As Brexit approaches, figures show that Germans who made Britain their home are increasingly applying for repatriation. The majority are the families of those who fled because they were persecuted by the Nazi regime.
An increasing number of people living in the UK have applied for repatriation to Germany since the June 2016 referendum result for Britain to leave the EU, according to government figures.
Individuals who were persecuted by the Nazis and their descendants made up the majority of those applying, a report on Friday said.
Of the 3,731 applications since 2016, 3,408 referred to the German Constitution’s Article 116. Under the article, former German citizens who were deprived of citizenship on “political, racial, or religious grounds” — and their descendants — are entitled to have citizenship restored.
Read more: Will Brits say ‘au revoir’ to French dream post-Brexit?
Tens of thousands of Jews fled Germany for the UK before and during World War II. They included some 10,000 children who were evacuated as part of the so-called “Kindertransport” between December 1938 and August 1939, most of whom never saw their families again.
Sharp rise in applications
The increase in those applying for repatriation increased significantly after the UK’s Brexit referendum, according to figures published by the Funke Mediengruppe newspaper group.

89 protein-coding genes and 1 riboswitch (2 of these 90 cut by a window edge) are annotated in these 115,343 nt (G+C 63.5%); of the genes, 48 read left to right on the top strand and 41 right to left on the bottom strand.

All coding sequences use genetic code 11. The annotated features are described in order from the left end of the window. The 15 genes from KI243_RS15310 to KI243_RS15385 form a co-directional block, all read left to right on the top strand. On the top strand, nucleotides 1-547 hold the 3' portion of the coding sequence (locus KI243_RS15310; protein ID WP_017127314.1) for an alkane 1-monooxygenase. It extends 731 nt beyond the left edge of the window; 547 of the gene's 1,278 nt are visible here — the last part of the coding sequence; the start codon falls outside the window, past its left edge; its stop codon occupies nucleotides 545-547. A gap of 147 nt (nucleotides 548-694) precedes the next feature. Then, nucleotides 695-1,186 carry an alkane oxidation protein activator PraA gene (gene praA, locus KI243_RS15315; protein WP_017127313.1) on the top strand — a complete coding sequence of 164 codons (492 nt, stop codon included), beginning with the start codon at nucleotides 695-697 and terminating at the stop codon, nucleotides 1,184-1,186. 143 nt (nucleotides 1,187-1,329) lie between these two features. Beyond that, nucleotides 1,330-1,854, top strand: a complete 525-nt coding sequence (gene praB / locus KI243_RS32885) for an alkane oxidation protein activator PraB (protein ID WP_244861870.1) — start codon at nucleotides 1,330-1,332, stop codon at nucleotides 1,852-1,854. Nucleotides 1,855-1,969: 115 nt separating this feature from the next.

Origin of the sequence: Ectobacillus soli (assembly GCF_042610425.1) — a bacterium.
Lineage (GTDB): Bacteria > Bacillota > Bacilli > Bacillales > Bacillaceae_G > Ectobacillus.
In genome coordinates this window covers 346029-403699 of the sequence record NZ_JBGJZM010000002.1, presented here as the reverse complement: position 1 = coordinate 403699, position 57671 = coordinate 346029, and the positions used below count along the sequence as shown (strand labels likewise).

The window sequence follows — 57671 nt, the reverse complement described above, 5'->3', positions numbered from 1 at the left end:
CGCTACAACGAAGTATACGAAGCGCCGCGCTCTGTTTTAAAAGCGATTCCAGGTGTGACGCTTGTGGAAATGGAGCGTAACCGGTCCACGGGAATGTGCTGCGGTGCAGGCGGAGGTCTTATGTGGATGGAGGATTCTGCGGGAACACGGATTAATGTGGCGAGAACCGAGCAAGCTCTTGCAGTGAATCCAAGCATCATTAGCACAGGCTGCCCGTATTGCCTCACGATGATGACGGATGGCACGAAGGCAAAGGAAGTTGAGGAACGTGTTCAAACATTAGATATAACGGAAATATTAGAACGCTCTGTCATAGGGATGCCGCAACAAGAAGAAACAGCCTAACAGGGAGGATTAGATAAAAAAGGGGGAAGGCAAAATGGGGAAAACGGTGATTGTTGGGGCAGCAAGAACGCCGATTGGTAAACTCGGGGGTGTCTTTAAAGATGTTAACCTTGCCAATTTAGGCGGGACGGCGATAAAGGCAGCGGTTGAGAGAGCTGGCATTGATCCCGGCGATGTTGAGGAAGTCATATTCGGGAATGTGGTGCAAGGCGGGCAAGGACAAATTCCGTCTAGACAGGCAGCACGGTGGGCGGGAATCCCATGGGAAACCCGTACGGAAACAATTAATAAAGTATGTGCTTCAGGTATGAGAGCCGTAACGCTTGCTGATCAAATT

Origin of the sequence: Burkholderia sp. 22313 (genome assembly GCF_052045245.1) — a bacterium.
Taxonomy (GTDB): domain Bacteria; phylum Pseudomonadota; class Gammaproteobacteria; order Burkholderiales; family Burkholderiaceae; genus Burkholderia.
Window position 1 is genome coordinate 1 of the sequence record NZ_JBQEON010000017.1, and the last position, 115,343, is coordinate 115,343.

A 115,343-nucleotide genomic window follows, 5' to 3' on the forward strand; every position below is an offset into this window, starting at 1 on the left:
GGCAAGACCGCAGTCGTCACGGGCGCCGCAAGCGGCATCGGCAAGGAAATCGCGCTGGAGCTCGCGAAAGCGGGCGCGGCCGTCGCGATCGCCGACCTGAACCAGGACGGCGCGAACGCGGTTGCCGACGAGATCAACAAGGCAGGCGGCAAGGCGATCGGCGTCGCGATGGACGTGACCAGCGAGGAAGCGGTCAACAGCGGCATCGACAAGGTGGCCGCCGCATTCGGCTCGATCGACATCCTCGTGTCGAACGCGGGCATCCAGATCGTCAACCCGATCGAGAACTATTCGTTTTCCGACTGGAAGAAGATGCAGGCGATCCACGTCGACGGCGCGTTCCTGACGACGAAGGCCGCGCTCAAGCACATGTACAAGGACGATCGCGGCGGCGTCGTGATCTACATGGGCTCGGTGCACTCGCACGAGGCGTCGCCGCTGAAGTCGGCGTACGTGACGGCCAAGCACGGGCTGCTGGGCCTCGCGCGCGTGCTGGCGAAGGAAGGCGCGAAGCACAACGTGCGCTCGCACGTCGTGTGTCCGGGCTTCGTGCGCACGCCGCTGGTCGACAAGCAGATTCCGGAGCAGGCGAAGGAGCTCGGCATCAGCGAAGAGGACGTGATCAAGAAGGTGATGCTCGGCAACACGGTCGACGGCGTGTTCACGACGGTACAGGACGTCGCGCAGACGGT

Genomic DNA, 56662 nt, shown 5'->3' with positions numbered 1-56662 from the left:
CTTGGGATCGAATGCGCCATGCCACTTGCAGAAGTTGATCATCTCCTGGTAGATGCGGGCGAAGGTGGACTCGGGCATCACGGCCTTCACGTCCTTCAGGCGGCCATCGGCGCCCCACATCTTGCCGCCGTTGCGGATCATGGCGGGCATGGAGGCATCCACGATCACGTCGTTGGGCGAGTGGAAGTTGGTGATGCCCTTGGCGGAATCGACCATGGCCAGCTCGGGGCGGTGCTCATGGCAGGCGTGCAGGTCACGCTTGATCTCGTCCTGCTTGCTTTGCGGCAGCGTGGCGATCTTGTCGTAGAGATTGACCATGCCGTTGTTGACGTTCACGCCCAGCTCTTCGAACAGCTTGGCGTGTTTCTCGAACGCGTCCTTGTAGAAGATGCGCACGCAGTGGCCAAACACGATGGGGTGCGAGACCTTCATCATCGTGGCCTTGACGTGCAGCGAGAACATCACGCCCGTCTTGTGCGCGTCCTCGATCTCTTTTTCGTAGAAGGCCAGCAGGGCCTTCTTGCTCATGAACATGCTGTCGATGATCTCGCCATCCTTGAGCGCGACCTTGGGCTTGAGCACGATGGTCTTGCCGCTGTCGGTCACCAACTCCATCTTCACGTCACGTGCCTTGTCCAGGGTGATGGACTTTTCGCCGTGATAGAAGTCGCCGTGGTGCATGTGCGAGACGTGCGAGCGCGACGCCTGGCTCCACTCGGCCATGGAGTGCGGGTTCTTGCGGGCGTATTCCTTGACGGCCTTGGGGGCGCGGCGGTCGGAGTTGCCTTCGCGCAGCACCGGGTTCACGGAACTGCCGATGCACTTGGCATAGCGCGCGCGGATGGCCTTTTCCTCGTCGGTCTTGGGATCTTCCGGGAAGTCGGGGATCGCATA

In 2015, there were only 59 applications, while in 2016 — the year the UK Brexit vote took place in June — there were 760. In 2017, 1,824 applied, and 1,147 applied in the first eight months of 2018.
The Funke Mediengruppe figures were obtained in response to a parliamentary question from Germany’s pro-business Free Democrats (FDP).
Read more: Germany preparing for no deal on Brexit, says Merkel
Aside from Jews, many other groups fled Germany and the Nazi regime, including members of the Roma community, homosexuals and political opponents.
According to FDP interior affairs spokesman Konstantin Kuhle, the development showed that many UK citizens were keen to retain “the benefits of European citizenship” within the EU.
“This is not surprising given the British government’s chaotic Brexit negotiation line,” Kuhle said, adding that the EU should not forget “that many people in the UK feel close to the EU.”
Read more: Plotting Conservatives reject Theresa May’s Brexit plan
The 2016 referendum, called by then Prime Minister David Cameron, ended with 52 percent voting in favor of Brexit, and 48 percent against.
The number of Britons living in Germany who seek German citizenship has also increased significantly since June 2016.